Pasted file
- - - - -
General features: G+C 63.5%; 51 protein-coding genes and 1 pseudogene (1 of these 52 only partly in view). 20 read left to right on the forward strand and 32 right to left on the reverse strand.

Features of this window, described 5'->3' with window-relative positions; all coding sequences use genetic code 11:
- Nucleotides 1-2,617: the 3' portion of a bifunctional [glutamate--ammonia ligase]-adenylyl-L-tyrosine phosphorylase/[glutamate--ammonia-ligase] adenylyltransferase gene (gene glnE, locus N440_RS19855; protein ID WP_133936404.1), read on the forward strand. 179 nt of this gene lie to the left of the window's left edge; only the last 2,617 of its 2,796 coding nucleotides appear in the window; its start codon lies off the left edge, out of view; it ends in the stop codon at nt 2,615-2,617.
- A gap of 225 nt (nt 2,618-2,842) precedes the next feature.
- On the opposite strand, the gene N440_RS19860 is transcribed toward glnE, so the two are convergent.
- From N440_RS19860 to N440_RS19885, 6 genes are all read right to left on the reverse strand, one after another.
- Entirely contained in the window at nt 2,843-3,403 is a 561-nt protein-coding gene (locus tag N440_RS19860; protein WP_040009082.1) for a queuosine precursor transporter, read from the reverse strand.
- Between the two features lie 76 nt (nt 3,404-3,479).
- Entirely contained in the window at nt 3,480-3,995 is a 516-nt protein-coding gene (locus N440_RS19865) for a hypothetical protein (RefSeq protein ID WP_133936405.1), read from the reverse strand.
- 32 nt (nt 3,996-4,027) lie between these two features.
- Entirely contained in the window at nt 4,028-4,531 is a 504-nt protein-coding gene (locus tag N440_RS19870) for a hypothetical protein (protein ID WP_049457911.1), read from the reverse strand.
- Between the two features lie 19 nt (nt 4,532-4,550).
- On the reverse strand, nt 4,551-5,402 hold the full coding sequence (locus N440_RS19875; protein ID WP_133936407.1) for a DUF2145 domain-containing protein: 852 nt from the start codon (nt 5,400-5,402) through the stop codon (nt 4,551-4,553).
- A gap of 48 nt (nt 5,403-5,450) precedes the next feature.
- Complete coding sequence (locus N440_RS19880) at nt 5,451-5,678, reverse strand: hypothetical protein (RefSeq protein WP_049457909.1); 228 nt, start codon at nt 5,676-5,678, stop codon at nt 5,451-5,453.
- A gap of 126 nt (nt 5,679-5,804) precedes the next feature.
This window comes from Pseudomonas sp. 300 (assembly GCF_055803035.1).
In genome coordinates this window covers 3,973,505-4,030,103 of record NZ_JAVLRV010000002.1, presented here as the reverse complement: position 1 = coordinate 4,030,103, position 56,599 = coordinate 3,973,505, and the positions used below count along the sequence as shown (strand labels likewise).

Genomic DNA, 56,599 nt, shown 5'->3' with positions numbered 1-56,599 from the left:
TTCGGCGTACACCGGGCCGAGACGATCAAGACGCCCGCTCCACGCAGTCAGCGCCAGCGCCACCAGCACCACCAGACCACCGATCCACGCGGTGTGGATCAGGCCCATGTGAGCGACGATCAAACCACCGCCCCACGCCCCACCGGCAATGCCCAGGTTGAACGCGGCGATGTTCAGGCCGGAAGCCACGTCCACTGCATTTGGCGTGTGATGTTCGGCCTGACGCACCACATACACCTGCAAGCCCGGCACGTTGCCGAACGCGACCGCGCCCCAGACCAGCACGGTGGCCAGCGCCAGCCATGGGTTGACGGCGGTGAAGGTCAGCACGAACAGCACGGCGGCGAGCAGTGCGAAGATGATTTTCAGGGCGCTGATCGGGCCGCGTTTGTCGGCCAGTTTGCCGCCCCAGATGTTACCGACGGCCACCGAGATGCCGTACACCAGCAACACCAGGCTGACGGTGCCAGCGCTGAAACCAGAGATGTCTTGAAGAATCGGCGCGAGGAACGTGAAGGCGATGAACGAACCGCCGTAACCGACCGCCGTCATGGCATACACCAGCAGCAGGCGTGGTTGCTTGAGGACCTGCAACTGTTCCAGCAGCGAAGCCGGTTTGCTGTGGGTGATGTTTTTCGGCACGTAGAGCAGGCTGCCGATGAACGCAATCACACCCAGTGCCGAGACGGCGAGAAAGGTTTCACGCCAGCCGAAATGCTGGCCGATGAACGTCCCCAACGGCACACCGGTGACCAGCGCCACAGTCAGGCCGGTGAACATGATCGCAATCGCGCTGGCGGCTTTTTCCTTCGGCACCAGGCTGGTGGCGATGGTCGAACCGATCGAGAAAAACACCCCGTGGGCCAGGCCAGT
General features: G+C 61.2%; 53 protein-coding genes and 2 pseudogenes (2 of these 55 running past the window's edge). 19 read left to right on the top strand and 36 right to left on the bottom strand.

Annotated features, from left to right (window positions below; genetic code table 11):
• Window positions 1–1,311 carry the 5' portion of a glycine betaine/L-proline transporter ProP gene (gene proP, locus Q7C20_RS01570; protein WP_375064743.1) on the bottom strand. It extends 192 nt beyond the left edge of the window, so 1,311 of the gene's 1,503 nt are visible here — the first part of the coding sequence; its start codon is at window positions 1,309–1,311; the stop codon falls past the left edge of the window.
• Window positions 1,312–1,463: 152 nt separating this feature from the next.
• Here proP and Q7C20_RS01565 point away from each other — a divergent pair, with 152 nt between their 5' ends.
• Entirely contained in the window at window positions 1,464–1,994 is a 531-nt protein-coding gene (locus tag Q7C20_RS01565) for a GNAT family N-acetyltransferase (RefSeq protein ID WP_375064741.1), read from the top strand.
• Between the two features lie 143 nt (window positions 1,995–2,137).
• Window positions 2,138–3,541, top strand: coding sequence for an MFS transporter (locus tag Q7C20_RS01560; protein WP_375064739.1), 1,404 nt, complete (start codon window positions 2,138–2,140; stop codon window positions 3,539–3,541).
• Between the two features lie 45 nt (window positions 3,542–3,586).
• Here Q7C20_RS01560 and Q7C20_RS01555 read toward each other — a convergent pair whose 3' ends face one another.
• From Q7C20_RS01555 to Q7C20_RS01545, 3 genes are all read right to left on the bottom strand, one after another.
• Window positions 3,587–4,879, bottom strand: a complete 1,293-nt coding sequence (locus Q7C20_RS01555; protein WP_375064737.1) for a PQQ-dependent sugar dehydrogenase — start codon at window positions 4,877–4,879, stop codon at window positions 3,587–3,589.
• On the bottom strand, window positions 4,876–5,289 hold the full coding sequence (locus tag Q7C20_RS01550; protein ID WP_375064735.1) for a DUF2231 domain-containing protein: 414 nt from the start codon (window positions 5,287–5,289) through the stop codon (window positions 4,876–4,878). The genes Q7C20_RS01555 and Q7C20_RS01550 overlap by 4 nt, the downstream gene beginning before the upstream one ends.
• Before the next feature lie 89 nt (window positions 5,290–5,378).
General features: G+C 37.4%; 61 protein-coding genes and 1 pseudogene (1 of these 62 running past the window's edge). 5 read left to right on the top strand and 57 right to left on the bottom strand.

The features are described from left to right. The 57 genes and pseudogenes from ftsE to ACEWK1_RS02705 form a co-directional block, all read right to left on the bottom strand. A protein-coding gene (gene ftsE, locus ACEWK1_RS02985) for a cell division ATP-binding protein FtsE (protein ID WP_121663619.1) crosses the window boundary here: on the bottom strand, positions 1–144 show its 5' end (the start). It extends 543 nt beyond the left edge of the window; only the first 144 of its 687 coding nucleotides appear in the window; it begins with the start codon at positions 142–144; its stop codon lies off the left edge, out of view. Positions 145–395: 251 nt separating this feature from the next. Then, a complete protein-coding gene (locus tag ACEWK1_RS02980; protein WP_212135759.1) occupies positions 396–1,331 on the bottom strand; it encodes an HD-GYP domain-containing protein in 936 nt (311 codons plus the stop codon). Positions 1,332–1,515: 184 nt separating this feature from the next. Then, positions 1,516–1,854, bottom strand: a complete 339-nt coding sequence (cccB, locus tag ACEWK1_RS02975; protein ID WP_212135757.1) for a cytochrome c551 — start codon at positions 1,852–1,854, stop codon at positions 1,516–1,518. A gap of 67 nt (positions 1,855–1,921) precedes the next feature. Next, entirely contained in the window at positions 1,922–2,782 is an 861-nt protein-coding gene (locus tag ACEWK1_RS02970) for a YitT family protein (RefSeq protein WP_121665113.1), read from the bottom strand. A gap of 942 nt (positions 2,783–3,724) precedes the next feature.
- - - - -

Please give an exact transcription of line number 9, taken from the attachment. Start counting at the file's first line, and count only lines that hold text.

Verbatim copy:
- Entirely contained in the window at nt 3,480-3,995 is a 516-nt protein-coding gene (locus N440_RS19865) for a hypothetical protein (RefSeq protein ID WP_133936405.1), read from the reverse strand.